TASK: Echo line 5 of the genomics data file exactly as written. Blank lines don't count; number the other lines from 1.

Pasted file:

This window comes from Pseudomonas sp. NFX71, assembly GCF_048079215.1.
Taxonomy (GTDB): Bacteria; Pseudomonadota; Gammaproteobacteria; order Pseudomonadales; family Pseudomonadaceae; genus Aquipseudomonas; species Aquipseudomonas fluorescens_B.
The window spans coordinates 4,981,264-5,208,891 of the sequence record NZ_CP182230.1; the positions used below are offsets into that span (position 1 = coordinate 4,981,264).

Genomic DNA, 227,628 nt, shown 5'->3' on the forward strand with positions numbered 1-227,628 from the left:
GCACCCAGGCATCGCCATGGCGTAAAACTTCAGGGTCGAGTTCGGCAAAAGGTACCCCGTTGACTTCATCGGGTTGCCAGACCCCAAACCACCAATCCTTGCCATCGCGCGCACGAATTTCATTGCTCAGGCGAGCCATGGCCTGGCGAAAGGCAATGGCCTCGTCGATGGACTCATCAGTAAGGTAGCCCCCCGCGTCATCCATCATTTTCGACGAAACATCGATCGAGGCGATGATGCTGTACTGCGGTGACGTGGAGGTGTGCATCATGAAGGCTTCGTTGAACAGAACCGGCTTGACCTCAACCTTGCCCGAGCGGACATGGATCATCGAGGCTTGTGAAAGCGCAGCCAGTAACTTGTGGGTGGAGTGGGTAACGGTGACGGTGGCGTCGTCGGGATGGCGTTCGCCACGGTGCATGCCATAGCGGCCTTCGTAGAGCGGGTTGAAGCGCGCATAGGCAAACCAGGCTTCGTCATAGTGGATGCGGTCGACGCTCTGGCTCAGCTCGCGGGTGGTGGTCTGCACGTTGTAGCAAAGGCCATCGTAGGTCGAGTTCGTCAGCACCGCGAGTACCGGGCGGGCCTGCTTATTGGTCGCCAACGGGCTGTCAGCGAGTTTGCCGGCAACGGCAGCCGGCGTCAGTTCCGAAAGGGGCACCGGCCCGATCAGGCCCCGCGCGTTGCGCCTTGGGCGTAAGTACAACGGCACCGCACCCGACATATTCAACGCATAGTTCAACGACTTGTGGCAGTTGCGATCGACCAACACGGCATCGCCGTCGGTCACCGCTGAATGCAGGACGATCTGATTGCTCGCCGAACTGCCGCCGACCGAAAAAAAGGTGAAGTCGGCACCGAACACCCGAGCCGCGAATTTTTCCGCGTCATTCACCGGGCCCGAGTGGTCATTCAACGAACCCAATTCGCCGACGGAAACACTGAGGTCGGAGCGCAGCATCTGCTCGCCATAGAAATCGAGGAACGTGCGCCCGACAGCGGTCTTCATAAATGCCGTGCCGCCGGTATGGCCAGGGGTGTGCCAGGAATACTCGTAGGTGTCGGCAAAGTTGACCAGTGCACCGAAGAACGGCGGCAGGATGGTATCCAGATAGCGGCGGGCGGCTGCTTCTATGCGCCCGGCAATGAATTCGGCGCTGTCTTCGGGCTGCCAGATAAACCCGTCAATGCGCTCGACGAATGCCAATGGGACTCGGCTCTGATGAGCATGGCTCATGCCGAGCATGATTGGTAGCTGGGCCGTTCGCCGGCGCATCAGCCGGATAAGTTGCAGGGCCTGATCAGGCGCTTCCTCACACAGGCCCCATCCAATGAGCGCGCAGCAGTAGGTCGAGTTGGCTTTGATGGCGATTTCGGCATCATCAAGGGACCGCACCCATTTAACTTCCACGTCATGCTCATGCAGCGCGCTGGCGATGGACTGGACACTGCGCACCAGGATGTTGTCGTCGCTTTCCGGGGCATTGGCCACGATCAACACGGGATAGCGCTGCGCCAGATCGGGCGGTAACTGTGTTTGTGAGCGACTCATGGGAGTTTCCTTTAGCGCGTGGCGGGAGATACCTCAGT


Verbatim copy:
GCACCCAGGCATCGCCATGGCGTAAAACTTCAGGGTCGAGTTCGGCAAAAGGTACCCCGTTGACTTCATCGGGTTGCCAGACCCCAAACCACCAATCCTTGCCATCGCGCGCACGAATTTCATTGCTCAGGCGAGCCATGGCCTGGCGAAAGGCAATGGCCTCGTCGATGGACTCATCAGTAAGGTAGCCCCCCGCGTCATCCATCATTTTCGACGAAACATCGATCGAGGCGATGATGCTGTACTGCGGTGACGTGGAGGTGTGCATCATGAAGGCTTCGTTGAACAGAACCGGCTTGACCTCAACCTTGCCCGAGCGGACATGGATCATCGAGGCTTGTGAAAGCGCAGCCAGTAACTTGTGGGTGGAGTGGGTAACGGTGACGGTGGCGTCGTCGGGATGGCGTTCGCCACGGTGCATGCCATAGCGGCCTTCGTAGAGCGGGTTGAAGCGCGCATAGGCAAACCAGGCTTCGTCATAGTGGATGCGGTCGACGCTCTGGCTCAGCTCGCGGGTGGTGGTCTGCACGTTGTAGCAAAGGCCATCGTAGGTCGAGTTCGTCAGCACCGCGAGTACCGGGCGGGCCTGCTTATTGGTCGCCAACGGGCTGTCAGCGAGTTTGCCGGCAACGGCAGCCGGCGTCAGTTCCGAAAGGGGCACCGGCCCGATCAGGCCCCGCGCGTTGCGCCTTGGGCGTAAGTACAACGGCACCGCACCCGACATATTCAACGCATAGTTCAACGACTTGTGGCAGTTGCGATCGACCAACACGGCATCGCCGTCGGTCACCGCTGAATGCAGGACGATCTGATTGCTCGCCGAACTGCCGCCGACCGAAAAAAAGGTGAAGTCGGCACCGAACACCCGAGCCGCGAATTTTTCCGCGTCATTCACCGGGCCCGAGTGGTCATTCAACGAACCCAATTCGCCGACGGAAACACTGAGGTCGGAGCGCAGCATCTGCTCGCCATAGAAATCGAGGAACGTGCGCCCGACAGCGGTCTTCATAAATGCCGTGCCGCCGGTATGGCCAGGGGTGTGCCAGGAATACTCGTAGGTGTCGGCAAAGTTGACCAGTGCACCGAAGAACGGCGGCAGGATGGTATCCAGATAGCGGCGGGCGGCTGCTTCTATGCGCCCGGCAATGAATTCGGCGCTGTCTTCGGGCTGCCAGATAAACCCGTCAATGCGCTCGACGAATGCCAATGGGACTCGGCTCTGATGAGCATGGCTCATGCCGAGCATGATTGGTAGCTGGGCCGTTCGCCGGCGCATCAGCCGGATAAGTTGCAGGGCCTGATCAGGCGCTTCCTCACACAGGCCCCATCCAATGAGCGCGCAGCAGTAGGTCGAGTTGGCTTTGATGGCGATTTCGGCATCATCAAGGGACCGCACCCATTTAACTTCCACGTCATGCTCATGCAGCGCGCTGGCGATGGACTGGACACTGCGCACCAGGATGTTGTCGTCGCTTTCCGGGGCATTGGCCACGATCAACACGGGATAGCGCTGCGCCAGATCGGGCGGTAACTGTGTTTGTGAGCGACTCATGGGAGTTTCCTTTAGCGCGTGGCGGGAGATACCTCAGT